football on a brink

I have not looked for any such commentary, but I know I can find it quickly streaming along in the ether. As it were, I have one snap on the night comment via an “influencer” on Twitter (I had to look her name up, and saw that this was how she was described), some in watched footage from The View, and a back link blog commentary to the effect that the NFL season ought be cancelled, the game needs to end in the form it is in, and it is too barbaric and violent for civilization.

The basic problem, and here I wander into that land of Tone Deaf I often find myself with emotional heated political fights (my thoughts on points made after mass shootings — the instigating argument for gun control measures for gun violence which mass shootings are statistically speaking rounding errors on — counts as tone deaf), is that whatever the merits and the problems with this position, it has nothing to do with the near death injury that instigated this clarion call. It would appear that the violent nature of the game of football has no direct connection with this specific injury, and that this specific condition is more likely — with more cases there though not at the highest professional level — in less violent games of basketball and baseball. It is the peculiar nature of this injury against the specific parameters of how contact meets out in the various sports. And nobody is arguing for the end of basketball. Even though if you need to use Monday as the example, that is more logical than the end of football. Barack Obama made the comment that if he had a son, he’d discourage him from playing.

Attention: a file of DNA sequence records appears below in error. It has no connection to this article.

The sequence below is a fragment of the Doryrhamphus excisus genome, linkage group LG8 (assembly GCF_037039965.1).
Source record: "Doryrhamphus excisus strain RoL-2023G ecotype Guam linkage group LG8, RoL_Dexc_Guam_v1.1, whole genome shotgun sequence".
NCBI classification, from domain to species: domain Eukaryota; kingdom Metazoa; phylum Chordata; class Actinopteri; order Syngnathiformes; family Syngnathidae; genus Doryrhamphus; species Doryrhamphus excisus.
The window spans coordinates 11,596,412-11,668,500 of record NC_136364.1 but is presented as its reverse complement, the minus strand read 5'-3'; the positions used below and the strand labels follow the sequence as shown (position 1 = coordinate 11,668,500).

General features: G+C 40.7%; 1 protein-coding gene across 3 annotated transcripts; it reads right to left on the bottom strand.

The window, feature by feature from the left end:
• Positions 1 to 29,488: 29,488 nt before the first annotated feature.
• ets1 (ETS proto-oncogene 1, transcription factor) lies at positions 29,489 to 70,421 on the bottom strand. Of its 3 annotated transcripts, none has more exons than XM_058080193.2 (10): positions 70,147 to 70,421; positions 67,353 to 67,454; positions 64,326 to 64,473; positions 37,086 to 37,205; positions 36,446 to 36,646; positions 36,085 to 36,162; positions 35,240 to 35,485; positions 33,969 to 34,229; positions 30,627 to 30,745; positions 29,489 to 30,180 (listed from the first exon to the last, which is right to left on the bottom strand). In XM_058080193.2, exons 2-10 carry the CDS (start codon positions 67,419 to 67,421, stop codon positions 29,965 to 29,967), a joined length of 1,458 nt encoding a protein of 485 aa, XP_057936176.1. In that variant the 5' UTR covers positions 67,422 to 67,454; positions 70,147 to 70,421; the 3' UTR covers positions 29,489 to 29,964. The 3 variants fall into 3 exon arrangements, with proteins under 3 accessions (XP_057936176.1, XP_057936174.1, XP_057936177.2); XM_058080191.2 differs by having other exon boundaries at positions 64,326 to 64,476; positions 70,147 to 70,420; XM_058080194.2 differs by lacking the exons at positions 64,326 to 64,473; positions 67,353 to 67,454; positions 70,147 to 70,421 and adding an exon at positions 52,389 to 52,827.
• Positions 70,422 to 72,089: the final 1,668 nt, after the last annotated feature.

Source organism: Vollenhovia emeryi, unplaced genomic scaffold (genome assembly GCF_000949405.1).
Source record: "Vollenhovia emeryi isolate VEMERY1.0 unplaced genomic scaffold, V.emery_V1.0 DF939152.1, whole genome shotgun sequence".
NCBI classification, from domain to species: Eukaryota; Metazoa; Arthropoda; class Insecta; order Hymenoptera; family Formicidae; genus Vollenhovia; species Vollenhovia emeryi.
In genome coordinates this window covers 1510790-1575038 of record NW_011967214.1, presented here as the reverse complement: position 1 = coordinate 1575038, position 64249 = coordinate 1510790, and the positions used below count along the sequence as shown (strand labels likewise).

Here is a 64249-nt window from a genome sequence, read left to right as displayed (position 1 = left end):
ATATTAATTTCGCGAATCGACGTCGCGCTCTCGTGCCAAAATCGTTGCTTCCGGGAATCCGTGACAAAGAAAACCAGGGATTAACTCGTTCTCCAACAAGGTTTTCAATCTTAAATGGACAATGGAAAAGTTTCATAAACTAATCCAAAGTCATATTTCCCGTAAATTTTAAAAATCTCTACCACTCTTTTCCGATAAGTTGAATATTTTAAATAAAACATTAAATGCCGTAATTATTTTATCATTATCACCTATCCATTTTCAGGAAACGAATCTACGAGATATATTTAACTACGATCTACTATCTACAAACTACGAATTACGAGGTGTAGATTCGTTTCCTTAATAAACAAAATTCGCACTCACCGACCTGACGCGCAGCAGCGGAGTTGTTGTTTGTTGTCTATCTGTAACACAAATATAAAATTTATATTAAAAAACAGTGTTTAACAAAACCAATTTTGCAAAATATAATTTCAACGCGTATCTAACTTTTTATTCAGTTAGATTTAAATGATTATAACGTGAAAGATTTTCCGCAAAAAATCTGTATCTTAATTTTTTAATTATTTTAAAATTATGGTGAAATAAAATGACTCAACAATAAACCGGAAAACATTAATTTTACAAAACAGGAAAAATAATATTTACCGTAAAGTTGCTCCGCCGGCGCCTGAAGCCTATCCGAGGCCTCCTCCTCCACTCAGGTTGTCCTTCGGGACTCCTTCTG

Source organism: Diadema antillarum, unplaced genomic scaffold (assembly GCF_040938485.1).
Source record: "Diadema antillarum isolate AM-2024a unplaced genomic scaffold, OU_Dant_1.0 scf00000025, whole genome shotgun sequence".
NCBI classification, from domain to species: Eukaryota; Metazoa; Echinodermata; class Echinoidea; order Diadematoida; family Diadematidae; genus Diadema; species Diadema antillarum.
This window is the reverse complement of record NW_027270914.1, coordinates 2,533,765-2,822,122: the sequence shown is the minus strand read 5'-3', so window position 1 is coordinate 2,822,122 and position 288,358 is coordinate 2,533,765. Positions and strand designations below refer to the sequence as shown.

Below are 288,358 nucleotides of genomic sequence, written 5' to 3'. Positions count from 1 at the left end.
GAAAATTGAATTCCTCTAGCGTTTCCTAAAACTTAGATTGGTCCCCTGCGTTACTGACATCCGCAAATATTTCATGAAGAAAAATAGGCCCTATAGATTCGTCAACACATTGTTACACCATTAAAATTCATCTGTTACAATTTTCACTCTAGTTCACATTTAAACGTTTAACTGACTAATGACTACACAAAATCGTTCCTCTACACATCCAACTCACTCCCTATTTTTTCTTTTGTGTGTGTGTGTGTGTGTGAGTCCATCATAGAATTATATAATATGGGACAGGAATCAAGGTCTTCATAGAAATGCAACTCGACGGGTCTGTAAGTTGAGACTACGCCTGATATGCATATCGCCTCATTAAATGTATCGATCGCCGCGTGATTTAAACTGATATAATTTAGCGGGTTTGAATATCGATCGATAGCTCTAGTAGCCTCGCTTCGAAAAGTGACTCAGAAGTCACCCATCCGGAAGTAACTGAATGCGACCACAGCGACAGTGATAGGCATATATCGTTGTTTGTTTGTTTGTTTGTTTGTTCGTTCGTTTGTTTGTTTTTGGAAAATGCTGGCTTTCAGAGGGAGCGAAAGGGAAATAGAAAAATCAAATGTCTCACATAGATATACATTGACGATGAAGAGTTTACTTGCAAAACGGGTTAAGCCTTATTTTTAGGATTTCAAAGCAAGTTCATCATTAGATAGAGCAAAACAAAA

I can marshal quite a few things for your anti-football argument. The sentence I saw that “Frankly, the season should have ended after Tua” is a beginning, even as I drop the instigating incident and did not see the argument when the NFL’s concussion protocol for him was blithely slipped aside or laid bare as inadequate. Move on from there and note Andrew Luck’s very abrupt retirement, clearly a statement of “this isn’t worth it”.

As it were, the game is always being altered. Its history is one where it had a crisis toward the turn of the last century, and blue ribbon commissions huddled in and came up with the idea of the forward pass so that every play was no longer one slogfest of mass athletes with no space for running. In a sense, the history of football play is just one of the rules getting altered to encourage pass plays and discourage running plays. The quarterback gets protected increasingly more. Nary a week goes by in the season where I don’t hear the cry for a roughing the passer play, “that’s not a foul! It wouldn’t have been ten years’ ago!”. Maybe in the future the run will be outlawed. Also maybe in the future we will be watching touch-football. Make of it what you will. Hard to tell if I care.

Go Seahawks!

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